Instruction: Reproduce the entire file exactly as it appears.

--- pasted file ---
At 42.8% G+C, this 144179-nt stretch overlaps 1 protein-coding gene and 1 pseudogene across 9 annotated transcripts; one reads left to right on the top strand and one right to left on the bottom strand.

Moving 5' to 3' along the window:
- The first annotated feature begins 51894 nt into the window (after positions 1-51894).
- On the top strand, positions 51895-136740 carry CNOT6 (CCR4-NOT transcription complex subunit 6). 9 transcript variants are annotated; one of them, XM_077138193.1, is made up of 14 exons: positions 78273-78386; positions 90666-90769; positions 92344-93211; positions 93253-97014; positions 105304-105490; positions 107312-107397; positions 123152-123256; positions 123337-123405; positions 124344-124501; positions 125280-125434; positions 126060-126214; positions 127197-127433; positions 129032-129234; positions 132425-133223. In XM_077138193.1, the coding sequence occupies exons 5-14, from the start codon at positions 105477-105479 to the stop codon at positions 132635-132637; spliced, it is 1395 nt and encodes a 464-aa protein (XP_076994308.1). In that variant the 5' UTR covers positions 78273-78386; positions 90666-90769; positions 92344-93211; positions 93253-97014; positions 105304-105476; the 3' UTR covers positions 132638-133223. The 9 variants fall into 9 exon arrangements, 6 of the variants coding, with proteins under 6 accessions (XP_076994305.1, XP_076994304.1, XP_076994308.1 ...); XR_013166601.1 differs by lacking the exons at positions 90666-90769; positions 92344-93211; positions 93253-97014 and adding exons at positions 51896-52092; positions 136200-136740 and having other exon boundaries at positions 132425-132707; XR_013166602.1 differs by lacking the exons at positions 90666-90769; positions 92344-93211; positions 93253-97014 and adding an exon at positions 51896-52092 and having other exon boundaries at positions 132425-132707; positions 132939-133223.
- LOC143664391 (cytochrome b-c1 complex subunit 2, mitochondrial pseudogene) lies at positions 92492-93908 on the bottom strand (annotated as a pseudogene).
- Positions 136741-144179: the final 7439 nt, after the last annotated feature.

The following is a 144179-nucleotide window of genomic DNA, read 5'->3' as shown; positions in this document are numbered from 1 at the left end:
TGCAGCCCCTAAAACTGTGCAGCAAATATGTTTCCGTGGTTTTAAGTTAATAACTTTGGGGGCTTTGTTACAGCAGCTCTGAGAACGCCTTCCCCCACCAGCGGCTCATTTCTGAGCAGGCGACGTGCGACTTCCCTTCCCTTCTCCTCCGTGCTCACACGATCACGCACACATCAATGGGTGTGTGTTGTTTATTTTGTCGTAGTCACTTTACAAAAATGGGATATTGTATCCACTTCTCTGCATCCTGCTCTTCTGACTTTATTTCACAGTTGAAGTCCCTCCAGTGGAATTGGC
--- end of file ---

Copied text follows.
At 42.8% G+C, this 144179-nt stretch overlaps 1 protein-coding gene and 1 pseudogene across 9 annotated transcripts; one reads left to right on the top strand and one right to left on the bottom strand.

Moving 5' to 3' along the window:
- The first annotated feature begins 51894 nt into the window (after positions 1-51894).
- On the top strand, positions 51895-136740 carry CNOT6 (CCR4-NOT transcription complex subunit 6). 9 transcript variants are annotated; one of them, XM_077138193.1, is made up of 14 exons: positions 78273-78386; positions 90666-90769; positions 92344-93211; positions 93253-97014; positions 105304-105490; positions 107312-107397; positions 123152-123256; positions 123337-123405; positions 124344-124501; positions 125280-125434; positions 126060-126214; positions 127197-127433; positions 129032-129234; positions 132425-133223. In XM_077138193.1, the coding sequence occupies exons 5-14, from the start codon at positions 105477-105479 to the stop codon at positions 132635-132637; spliced, it is 1395 nt and encodes a 464-aa protein (XP_076994308.1). In that variant the 5' UTR covers positions 78273-78386; positions 90666-90769; positions 92344-93211; positions 93253-97014; positions 105304-105476; the 3' UTR covers positions 132638-133223. The 9 variants fall into 9 exon arrangements, 6 of the variants coding, with proteins under 6 accessions (XP_076994305.1, XP_076994304.1, XP_076994308.1 ...); XR_013166601.1 differs by lacking the exons at positions 90666-90769; positions 92344-93211; positions 93253-97014 and adding exons at positions 51896-52092; positions 136200-136740 and having other exon boundaries at positions 132425-132707; XR_013166602.1 differs by lacking the exons at positions 90666-90769; positions 92344-93211; positions 93253-97014 and adding an exon at positions 51896-52092 and having other exon boundaries at positions 132425-132707; positions 132939-133223.
- LOC143664391 (cytochrome b-c1 complex subunit 2, mitochondrial pseudogene) lies at positions 92492-93908 on the bottom strand (annotated as a pseudogene).
- Positions 136741-144179: the final 7439 nt, after the last annotated feature.

The following is a 144179-nucleotide window of genomic DNA, read 5'->3' as shown; positions in this document are numbered from 1 at the left end:
TGCAGCCCCTAAAACTGTGCAGCAAATATGTTTCCGTGGTTTTAAGTTAATAACTTTGGGGGCTTTGTTACAGCAGCTCTGAGAACGCCTTCCCCCACCAGCGGCTCATTTCTGAGCAGGCGACGTGCGACTTCCCTTCCCTTCTCCTCCGTGCTCACACGATCACGCACACATCAATGGGTGTGTGTTGTTTATTTTGTCGTAGTCACTTTACAAAAATGGGATATTGTATCCACTTCTCTGCATCCTGCTCTTCTGACTTTATTTCACAGTTGAAGTCCCTCCAGTGGAATTGGC